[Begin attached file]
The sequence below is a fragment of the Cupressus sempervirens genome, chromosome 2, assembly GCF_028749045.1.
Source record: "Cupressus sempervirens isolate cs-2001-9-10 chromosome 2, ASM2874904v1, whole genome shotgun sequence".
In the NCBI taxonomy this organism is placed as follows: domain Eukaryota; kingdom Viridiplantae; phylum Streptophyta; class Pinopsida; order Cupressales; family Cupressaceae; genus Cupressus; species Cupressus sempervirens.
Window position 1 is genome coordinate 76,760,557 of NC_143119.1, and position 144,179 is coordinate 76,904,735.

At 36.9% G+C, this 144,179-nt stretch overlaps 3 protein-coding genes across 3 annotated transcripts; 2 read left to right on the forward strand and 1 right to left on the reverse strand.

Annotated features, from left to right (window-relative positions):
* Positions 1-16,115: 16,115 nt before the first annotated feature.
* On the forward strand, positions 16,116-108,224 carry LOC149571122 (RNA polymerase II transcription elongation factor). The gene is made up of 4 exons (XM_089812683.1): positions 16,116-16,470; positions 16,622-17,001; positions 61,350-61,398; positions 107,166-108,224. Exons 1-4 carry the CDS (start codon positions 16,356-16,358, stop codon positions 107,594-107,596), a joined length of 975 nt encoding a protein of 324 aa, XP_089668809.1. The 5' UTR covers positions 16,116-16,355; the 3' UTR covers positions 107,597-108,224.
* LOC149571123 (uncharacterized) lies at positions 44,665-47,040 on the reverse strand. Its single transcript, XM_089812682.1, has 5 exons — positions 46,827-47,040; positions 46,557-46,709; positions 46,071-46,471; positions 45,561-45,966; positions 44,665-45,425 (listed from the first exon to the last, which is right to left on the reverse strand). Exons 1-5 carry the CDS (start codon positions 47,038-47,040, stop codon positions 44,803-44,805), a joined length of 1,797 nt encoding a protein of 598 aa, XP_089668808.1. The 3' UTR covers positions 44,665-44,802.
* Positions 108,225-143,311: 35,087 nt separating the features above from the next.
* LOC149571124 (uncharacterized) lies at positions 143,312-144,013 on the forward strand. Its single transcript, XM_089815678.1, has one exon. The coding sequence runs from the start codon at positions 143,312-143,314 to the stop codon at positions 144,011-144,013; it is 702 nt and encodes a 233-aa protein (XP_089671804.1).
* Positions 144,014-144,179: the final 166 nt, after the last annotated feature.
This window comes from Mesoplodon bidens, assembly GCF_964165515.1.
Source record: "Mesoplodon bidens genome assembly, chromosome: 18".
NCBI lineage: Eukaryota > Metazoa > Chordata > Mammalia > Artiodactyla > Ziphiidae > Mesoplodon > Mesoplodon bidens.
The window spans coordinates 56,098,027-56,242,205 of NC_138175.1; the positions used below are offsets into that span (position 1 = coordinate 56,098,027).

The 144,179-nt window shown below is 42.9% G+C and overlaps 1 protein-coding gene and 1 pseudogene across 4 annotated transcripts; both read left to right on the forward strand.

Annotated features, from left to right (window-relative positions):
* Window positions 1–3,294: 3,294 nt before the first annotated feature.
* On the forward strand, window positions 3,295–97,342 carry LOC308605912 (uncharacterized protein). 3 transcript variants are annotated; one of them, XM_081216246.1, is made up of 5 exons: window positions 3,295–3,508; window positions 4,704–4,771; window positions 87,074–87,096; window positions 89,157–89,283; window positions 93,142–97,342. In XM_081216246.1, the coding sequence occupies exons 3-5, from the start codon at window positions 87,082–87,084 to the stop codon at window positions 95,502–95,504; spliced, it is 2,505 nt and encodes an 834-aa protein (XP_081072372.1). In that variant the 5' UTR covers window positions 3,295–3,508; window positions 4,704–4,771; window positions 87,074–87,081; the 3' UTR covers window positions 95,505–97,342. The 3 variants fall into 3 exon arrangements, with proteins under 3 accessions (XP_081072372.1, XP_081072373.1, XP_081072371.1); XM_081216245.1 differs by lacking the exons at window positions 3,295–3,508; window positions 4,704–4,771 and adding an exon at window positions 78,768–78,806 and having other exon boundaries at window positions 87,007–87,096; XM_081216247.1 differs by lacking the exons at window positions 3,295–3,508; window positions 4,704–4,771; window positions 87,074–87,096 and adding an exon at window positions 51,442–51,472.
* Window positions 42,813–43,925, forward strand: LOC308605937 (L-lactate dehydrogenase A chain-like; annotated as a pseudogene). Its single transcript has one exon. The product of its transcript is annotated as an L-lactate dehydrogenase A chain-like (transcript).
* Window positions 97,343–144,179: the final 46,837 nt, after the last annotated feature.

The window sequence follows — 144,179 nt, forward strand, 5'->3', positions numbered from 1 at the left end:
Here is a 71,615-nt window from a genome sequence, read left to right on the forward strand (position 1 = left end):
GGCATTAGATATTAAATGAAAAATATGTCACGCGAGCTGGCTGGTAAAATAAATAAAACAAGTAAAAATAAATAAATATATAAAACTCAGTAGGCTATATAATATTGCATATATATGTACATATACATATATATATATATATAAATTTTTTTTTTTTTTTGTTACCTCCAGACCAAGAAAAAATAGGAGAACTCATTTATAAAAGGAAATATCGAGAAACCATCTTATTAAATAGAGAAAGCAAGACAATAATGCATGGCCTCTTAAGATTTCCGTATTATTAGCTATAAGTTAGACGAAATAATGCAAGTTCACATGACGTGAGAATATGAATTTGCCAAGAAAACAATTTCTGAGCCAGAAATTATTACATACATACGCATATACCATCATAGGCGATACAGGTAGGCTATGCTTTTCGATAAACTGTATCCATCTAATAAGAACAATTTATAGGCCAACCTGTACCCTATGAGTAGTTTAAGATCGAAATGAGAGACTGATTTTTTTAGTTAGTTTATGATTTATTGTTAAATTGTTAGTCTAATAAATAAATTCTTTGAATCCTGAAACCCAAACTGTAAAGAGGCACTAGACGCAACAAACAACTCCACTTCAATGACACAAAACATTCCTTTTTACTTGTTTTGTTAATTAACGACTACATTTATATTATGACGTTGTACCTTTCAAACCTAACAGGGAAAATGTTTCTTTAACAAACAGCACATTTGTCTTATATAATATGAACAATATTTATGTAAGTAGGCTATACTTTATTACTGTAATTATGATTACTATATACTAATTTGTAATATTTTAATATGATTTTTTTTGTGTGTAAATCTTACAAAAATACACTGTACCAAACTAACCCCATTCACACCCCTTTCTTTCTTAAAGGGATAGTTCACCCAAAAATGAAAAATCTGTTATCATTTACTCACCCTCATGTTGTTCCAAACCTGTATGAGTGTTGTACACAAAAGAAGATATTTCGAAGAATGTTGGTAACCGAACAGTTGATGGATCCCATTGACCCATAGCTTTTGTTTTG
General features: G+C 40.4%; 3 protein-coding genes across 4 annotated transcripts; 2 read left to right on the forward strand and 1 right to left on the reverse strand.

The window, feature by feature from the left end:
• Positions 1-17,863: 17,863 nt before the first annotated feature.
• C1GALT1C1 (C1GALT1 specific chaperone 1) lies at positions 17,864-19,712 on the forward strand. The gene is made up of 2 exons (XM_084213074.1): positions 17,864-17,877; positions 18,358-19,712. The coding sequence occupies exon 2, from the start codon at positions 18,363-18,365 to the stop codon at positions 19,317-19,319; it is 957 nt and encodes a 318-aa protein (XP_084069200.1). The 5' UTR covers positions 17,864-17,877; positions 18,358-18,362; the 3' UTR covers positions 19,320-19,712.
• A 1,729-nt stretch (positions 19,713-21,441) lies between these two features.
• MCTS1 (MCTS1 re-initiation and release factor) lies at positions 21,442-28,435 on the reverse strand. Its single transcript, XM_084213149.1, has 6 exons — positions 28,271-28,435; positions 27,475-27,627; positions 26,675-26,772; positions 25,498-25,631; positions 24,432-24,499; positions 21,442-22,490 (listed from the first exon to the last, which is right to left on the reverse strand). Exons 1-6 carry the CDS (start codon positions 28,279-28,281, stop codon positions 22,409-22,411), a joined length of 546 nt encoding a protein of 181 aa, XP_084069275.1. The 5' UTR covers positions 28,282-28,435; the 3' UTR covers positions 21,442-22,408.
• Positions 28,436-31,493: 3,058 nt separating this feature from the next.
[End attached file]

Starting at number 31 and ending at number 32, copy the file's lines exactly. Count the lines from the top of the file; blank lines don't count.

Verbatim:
• MCTS1 (MCTS1 re-initiation and release factor) lies at positions 21,442-28,435 on the reverse strand. Its single transcript, XM_084213149.1, has 6 exons — positions 28,271-28,435; positions 27,475-27,627; positions 26,675-26,772; positions 25,498-25,631; positions 24,432-24,499; positions 21,442-22,490 (listed from the first exon to the last, which is right to left on the reverse strand). Exons 1-6 carry the CDS (start codon positions 28,279-28,281, stop codon positions 22,409-22,411), a joined length of 546 nt encoding a protein of 181 aa, XP_084069275.1. The 5' UTR covers positions 28,282-28,435; the 3' UTR covers positions 21,442-22,408.
• Positions 28,436-31,493: 3,058 nt separating this feature from the next.